William Dorsey's Philadelphia and Ours: On the Past and Future of the Black City in America

By Roger Lane | Go to book overview

APPENDIX III
Philadelphians Most Noted in the Dorsey Collection

The 36 men and women below are taken from alphabetized lists of several thousand names which occur in the Dorsey Collection. These are the ones mentioned most often, a minimum of twelve times each. They do not include mentions in other sources used in this book such as the New York papers, Carl Bolivar's columns in the Tribune, the materials in the Leon Gardiner Collection in the Historical Society of Pennsylvania. Mentions in Dorsey scrapbooks numbers 55 and 70 have also been omitted. While the notices may be in any connection, inclusion of the omitted sources would have weighted them in favor of purely social or entertainment functions, raising the relative number given to men like the convivial Doctor Edwin C. Howard, for example, and lowering those of the sober William Still. In counting the references, only one was allowed per story or event, even if a given person was mentioned in different papers or on different days in connection with the school desegregation battle of 1881, for example, or the Douglass Hospital Ball of 1897.

Following each name the total number of mentions is included in parentheses. After that the total is broken into periods: Number of mentions through 1880 follow "A"; from 1881-91, "B"; after 1892, "C." The entries after that refer to the person's dates and birthplace; occupation; education; church affiliation; marital status and number of children if known.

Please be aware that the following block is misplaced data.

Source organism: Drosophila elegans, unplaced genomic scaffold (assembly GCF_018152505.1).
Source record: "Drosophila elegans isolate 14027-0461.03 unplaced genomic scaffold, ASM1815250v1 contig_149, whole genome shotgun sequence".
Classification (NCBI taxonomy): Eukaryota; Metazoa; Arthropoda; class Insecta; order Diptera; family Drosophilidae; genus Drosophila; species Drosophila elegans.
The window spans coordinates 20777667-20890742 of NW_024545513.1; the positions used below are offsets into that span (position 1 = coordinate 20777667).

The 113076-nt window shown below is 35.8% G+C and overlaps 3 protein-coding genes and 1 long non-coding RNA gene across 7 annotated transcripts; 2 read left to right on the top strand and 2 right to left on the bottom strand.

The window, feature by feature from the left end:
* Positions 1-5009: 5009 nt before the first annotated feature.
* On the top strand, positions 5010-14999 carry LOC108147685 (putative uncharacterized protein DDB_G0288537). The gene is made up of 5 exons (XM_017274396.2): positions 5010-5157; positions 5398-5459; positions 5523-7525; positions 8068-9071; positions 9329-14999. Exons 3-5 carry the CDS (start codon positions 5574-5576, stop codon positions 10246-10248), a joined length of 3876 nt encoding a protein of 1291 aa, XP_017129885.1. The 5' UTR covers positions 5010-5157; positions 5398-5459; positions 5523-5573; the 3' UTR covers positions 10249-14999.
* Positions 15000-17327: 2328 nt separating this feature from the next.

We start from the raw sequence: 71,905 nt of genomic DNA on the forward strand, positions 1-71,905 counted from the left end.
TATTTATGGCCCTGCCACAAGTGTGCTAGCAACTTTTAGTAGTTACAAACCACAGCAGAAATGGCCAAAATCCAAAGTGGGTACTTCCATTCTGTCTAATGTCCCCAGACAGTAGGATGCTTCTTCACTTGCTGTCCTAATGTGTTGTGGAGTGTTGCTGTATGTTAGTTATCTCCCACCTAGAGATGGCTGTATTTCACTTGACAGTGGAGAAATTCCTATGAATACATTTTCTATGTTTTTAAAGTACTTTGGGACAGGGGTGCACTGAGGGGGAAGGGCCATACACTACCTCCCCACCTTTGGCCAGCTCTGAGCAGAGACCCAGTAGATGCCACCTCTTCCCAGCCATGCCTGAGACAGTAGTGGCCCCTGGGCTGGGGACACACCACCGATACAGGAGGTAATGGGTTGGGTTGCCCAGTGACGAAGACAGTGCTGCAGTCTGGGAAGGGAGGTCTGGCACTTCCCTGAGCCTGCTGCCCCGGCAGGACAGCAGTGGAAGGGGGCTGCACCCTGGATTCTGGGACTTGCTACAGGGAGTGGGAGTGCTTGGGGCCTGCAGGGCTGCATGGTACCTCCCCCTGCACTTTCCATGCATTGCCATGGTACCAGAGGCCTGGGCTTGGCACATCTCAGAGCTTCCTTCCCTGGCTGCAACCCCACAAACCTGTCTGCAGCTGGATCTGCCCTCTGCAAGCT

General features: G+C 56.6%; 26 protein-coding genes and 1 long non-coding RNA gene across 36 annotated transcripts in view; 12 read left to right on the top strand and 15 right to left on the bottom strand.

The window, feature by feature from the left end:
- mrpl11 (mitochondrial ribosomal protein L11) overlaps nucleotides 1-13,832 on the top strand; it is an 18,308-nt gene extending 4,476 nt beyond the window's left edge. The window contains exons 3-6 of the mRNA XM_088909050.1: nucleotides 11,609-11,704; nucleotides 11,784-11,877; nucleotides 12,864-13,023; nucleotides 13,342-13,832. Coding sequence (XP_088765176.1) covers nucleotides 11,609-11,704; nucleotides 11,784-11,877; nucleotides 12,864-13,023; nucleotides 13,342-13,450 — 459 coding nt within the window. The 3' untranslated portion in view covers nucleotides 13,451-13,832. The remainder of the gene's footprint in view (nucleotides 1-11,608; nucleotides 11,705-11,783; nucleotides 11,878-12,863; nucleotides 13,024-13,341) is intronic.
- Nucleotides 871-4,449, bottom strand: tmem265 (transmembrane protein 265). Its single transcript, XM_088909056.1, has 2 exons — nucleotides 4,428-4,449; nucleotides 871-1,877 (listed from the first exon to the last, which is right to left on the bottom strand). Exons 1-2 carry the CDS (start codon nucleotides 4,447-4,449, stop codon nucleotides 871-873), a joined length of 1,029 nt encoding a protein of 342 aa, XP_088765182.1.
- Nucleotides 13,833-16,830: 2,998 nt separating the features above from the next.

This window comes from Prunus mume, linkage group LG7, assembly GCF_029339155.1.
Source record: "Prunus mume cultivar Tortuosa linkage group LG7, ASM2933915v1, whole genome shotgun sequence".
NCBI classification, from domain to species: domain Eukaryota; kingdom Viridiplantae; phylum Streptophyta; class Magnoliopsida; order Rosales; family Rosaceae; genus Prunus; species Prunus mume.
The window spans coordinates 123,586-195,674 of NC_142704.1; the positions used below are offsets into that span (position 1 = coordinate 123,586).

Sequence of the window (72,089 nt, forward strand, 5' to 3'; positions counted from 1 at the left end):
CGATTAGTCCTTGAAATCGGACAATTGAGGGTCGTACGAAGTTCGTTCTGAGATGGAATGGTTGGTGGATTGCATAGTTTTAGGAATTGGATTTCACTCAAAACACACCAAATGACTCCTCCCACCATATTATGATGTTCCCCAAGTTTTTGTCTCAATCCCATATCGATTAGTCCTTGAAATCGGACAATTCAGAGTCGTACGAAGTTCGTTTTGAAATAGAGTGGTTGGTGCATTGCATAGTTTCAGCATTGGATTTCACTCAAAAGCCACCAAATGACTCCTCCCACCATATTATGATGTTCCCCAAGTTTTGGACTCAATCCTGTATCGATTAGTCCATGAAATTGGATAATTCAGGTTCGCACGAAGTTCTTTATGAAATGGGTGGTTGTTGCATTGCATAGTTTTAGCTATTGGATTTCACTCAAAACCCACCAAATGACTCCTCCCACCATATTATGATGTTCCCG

The biographical information is varied both in terms of how much is known-- church affiliation is not always clear, for example--and in terms of how reliable it is. The most unreliable information concerns number of children and death dates. The number of children is sometimes taken from biographies or obituaries, sometimes from the census. But the census, in addition to its inaccuracies, at best lists children resident every ten years--with 1890 missing. The effect is to undercount somewhat, an undercount partially balanced by informal adoption arrangements or the mis-attribution of children in a household to its head or most dominant couple. The death date in some cases is taken simply from the last year in which a person was listed in the Philadelphia City Directories; this is usually fairly accurate, but in the case of William Henry Dorsey himself would have been three years off, just as counting children from the census alone would have been one short.

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